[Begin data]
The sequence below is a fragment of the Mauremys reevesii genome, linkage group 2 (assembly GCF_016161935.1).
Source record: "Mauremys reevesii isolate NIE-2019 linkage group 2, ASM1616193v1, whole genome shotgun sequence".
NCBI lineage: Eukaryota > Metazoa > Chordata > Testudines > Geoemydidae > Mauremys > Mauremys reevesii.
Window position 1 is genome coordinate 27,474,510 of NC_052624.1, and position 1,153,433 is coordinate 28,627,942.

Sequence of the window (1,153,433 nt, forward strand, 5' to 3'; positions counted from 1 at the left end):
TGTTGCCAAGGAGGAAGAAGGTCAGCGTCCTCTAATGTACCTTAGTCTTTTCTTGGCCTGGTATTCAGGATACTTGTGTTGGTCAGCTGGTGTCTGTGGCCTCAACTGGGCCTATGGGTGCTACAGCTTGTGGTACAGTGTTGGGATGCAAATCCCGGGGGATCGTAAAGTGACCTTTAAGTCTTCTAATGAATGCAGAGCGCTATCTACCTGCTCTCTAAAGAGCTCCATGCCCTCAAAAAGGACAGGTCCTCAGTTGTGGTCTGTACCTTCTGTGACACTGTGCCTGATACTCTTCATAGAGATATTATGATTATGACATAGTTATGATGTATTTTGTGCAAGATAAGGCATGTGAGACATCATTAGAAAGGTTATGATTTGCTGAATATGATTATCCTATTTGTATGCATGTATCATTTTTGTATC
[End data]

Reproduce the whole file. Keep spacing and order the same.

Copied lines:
The sequence below is a fragment of the Mauremys reevesii genome, linkage group 2 (assembly GCF_016161935.1).
Source record: "Mauremys reevesii isolate NIE-2019 linkage group 2, ASM1616193v1, whole genome shotgun sequence".
NCBI lineage: Eukaryota > Metazoa > Chordata > Testudines > Geoemydidae > Mauremys > Mauremys reevesii.
Window position 1 is genome coordinate 27,474,510 of NC_052624.1, and position 1,153,433 is coordinate 28,627,942.

Sequence of the window (1,153,433 nt, forward strand, 5' to 3'; positions counted from 1 at the left end):
TGTTGCCAAGGAGGAAGAAGGTCAGCGTCCTCTAATGTACCTTAGTCTTTTCTTGGCCTGGTATTCAGGATACTTGTGTTGGTCAGCTGGTGTCTGTGGCCTCAACTGGGCCTATGGGTGCTACAGCTTGTGGTACAGTGTTGGGATGCAAATCCCGGGGGATCGTAAAGTGACCTTTAAGTCTTCTAATGAATGCAGAGCGCTATCTACCTGCTCTCTAAAGAGCTCCATGCCCTCAAAAAGGACAGGTCCTCAGTTGTGGTCTGTACCTTCTGTGACACTGTGCCTGATACTCTTCATAGAGATATTATGATTATGACATAGTTATGATGTATTTTGTGCAAGATAAGGCATGTGAGACATCATTAGAAAGGTTATGATTTGCTGAATATGATTATCCTATTTGTATGCATGTATCATTTTTGTATC